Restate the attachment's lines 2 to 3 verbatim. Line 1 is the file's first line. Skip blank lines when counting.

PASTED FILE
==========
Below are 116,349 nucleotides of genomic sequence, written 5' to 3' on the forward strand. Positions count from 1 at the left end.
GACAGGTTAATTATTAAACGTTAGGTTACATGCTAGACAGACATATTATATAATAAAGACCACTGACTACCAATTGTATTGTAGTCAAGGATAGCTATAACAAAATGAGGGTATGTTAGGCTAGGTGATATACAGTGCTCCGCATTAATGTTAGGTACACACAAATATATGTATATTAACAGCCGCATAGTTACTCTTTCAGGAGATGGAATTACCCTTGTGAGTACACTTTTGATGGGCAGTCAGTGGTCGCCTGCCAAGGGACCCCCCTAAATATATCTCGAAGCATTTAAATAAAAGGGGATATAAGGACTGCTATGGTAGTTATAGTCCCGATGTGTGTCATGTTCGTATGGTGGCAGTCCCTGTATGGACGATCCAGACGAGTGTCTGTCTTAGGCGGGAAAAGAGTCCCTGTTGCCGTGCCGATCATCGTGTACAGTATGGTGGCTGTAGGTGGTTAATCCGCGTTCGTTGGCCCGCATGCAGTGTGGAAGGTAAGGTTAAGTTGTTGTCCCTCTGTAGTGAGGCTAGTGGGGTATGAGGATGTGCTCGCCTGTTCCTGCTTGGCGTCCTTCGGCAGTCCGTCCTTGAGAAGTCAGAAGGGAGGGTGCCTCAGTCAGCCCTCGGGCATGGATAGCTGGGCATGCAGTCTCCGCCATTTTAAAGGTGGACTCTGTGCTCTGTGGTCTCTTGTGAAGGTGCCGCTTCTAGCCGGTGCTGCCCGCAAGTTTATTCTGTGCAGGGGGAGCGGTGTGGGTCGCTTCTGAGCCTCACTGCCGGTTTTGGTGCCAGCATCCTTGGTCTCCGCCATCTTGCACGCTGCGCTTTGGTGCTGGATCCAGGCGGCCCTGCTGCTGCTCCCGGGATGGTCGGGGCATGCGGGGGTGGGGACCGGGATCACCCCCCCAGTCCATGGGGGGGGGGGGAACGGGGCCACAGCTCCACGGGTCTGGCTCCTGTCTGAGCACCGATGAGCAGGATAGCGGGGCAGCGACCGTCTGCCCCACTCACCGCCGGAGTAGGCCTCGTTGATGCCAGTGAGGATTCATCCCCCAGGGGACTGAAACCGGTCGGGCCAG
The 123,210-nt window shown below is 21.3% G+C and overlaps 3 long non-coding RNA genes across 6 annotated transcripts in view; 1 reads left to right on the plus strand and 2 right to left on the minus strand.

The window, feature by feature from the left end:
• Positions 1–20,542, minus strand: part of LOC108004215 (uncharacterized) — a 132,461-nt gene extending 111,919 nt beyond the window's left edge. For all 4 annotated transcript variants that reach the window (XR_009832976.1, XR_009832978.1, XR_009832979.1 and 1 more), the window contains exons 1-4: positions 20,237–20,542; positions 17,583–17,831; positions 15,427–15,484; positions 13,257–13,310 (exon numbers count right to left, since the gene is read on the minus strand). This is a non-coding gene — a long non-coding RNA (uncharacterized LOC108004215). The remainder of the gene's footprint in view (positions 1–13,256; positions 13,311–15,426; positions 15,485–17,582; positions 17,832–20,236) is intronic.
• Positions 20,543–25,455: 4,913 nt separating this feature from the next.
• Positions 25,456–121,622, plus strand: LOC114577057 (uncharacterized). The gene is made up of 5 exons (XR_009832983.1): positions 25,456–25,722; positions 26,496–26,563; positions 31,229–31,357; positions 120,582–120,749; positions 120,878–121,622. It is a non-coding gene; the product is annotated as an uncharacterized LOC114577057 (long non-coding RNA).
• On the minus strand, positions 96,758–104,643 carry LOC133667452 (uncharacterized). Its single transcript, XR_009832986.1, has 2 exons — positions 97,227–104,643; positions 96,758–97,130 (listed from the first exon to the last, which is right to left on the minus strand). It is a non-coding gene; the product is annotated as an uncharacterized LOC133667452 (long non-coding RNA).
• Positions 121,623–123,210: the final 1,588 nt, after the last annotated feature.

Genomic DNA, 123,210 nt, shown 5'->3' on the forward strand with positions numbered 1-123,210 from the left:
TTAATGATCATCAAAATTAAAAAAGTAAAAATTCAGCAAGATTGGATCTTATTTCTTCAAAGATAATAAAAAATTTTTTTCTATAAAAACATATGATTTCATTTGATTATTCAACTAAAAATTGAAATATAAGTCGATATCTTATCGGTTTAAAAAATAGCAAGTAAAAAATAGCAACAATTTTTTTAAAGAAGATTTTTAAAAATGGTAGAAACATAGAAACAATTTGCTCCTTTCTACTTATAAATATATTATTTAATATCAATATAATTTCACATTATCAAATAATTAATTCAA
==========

GACAGGTTAATTATTAAACGTTAGGTTACATGCTAGACAGACATATTATATAATAAAGACCACTGACTACCAATTGTATTGTAGTCAAGGATAGCTATAACAAAATGAGGGTATGTTAGGCTAGGTGATATACAGTGCTCCGCATTAATGTTAGGTACACACAAATATATGTATATTAACAGCCGCATAGTTACTCTTTCAGGAGATGGAATTACCCTTGTGAGTACACTTTTGATGGGCAGTCAGTGGTCGCCTGCCAAGGGACCCCCCTAAATATATCTCGAAGCATTTAAATAAAAGGGGATATAAGGACTGCTATGGTAGTTATAGTCCCGATGTGTGTCATGTTCGTATGGTGGCAGTCCCTGTATGGACGATCCAGACGAGTGTCTGTCTTAGGCGGGAAAAGAGTCCCTGTTGCCGTGCCGATCATCGTGTACAGTATGGTGGCTGTAGGTGGTTAATCCGCGTTCGTTGGCCCGCATGCAGTGTGGAAGGTAAGGTTAAGTTGTTGTCCCTCTGTAGTGAGGCTAGTGGGGTATGAGGATGTGCTCGCCTGTTCCTGCTTGGCGTCCTTCGGCAGTCCGTCCTTGAGAAGTCAGAAGGGAGGGTGCCTCAGTCAGCCCTCGGGCATGGATAGCTGGGCATGCAGTCTCCGCCATTTTAAAGGTGGACTCTGTGCTCTGTGGTCTCTTGTGAAGGTGCCGCTTCTAGCCGGTGCTGCCCGCAAGTTTATTCTGTGCAGGGGGAGCGGTGTGGGTCGCTTCTGAGCCTCACTGCCGGTTTTGGTGCCAGCATCCTTGGTCTCCGCCATCTTGCACGCTGCGCTTTGGTGCTGGATCCAGGCGGCCCTGCTGCTGCTCCCGGGATGGTCGGGGCATGCGGGGGTGGGGACCGGGATCACCCCCCCAGTCCATGGGGGGGGGGGGAACGGGGCCACAGCTCCACGGGTCTGGCTCCTGTCTGAGCACCGATGAGCAGGATAGCGGGGCAGCGACCGTCTGCCCCACTCACCGCCGGAGTAGGCCTCGTTGATGCCAGTGAGGATTCATCCCCCAGGGGACTGAAACCGGTCGGGCCAG
The 123,210-nt window shown below is 21.3% G+C and overlaps 3 long non-coding RNA genes across 6 annotated transcripts in view; 1 reads left to right on the plus strand and 2 right to left on the minus strand.